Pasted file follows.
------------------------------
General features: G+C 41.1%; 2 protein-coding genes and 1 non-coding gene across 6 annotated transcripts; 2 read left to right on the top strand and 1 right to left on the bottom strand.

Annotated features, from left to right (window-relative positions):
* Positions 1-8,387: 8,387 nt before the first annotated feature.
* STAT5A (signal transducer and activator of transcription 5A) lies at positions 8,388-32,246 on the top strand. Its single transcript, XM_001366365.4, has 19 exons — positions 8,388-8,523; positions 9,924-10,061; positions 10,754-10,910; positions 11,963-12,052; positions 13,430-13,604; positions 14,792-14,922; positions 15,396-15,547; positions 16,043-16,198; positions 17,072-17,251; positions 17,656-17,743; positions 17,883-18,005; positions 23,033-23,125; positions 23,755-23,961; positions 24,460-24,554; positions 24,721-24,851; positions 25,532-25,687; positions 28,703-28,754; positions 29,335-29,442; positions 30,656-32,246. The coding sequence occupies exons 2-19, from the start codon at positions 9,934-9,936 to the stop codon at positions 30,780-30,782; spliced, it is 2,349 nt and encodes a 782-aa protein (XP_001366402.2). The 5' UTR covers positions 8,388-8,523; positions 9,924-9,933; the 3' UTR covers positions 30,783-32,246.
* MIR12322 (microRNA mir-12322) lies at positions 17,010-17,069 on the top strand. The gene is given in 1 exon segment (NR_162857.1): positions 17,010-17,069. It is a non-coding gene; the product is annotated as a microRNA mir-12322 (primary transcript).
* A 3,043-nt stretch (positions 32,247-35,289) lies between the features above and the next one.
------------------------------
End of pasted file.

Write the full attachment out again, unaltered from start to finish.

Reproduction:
General features: G+C 41.1%; 2 protein-coding genes and 1 non-coding gene across 6 annotated transcripts; 2 read left to right on the top strand and 1 right to left on the bottom strand.

Annotated features, from left to right (window-relative positions):
* Positions 1-8,387: 8,387 nt before the first annotated feature.
* STAT5A (signal transducer and activator of transcription 5A) lies at positions 8,388-32,246 on the top strand. Its single transcript, XM_001366365.4, has 19 exons — positions 8,388-8,523; positions 9,924-10,061; positions 10,754-10,910; positions 11,963-12,052; positions 13,430-13,604; positions 14,792-14,922; positions 15,396-15,547; positions 16,043-16,198; positions 17,072-17,251; positions 17,656-17,743; positions 17,883-18,005; positions 23,033-23,125; positions 23,755-23,961; positions 24,460-24,554; positions 24,721-24,851; positions 25,532-25,687; positions 28,703-28,754; positions 29,335-29,442; positions 30,656-32,246. The coding sequence occupies exons 2-19, from the start codon at positions 9,934-9,936 to the stop codon at positions 30,780-30,782; spliced, it is 2,349 nt and encodes a 782-aa protein (XP_001366402.2). The 5' UTR covers positions 8,388-8,523; positions 9,924-9,933; the 3' UTR covers positions 30,783-32,246.
* MIR12322 (microRNA mir-12322) lies at positions 17,010-17,069 on the top strand. The gene is given in 1 exon segment (NR_162857.1): positions 17,010-17,069. It is a non-coding gene; the product is annotated as a microRNA mir-12322 (primary transcript).
* A 3,043-nt stretch (positions 32,247-35,289) lies between the features above and the next one.